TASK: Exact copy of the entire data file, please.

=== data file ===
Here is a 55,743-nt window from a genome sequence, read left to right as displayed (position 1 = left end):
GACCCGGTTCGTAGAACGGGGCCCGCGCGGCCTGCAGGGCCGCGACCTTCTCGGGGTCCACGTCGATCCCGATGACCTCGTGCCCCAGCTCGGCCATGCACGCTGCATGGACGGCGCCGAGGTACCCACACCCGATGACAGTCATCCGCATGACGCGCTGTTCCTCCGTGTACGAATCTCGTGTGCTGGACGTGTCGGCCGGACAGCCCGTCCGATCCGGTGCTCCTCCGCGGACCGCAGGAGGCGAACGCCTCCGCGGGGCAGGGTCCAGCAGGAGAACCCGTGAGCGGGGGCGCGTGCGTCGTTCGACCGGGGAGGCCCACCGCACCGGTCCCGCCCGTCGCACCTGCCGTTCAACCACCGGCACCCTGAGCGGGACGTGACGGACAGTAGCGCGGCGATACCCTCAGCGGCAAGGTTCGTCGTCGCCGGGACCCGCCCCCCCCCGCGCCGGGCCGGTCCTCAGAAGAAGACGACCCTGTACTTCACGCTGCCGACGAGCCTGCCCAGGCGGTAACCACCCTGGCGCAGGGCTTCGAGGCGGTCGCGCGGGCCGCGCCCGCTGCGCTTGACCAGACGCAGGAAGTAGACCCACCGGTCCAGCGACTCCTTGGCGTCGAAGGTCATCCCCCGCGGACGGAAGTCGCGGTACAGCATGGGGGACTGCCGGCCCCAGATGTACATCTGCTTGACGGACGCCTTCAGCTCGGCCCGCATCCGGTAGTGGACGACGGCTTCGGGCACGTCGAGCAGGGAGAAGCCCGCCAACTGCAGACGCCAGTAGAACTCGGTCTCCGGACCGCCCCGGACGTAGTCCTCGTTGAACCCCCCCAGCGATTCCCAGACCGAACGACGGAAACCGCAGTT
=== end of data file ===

Here is a 55,743-nt window from a genome sequence, read left to right as displayed (position 1 = left end):
GACCCGGTTCGTAGAACGGGGCCCGCGCGGCCTGCAGGGCCGCGACCTTCTCGGGGTCCACGTCGATCCCGATGACCTCGTGCCCCAGCTCGGCCATGCACGCTGCATGGACGGCGCCGAGGTACCCACACCCGATGACAGTCATCCGCATGACGCGCTGTTCCTCCGTGTACGAATCTCGTGTGCTGGACGTGTCGGCCGGACAGCCCGTCCGATCCGGTGCTCCTCCGCGGACCGCAGGAGGCGAACGCCTCCGCGGGGCAGGGTCCAGCAGGAGAACCCGTGAGCGGGGGCGCGTGCGTCGTTCGACCGGGGAGGCCCACCGCACCGGTCCCGCCCGTCGCACCTGCCGTTCAACCACCGGCACCCTGAGCGGGACGTGACGGACAGTAGCGCGGCGATACCCTCAGCGGCAAGGTTCGTCGTCGCCGGGACCCGCCCCCCCCCGCGCCGGGCCGGTCCTCAGAAGAAGACGACCCTGTACTTCACGCTGCCGACGAGCCTGCCCAGGCGGTAACCACCCTGGCGCAGGGCTTCGAGGCGGTCGCGCGGGCCGCGCCCGCTGCGCTTGACCAGACGCAGGAAGTAGACCCACCGGTCCAGCGACTCCTTGGCGTCGAAGGTCATCCCCCGCGGACGGAAGTCGCGGTACAGCATGGGGGACTGCCGGCCCCAGATGTACATCTGCTTGACGGACGCCTTCAGCTCGGCCCGCATCCGGTAGTGGACGACGGCTTCGGGCACGTCGAGCAGGGAGAAGCCCGCCAACTGCAGACGCCAGTAGAACTCGGTCTCCGGACCGCCCCGGACGTAGTCCTCGTTGAACCCCCCCAGCGATTCCCAGACCGAACGACGGAAACCGCAGTT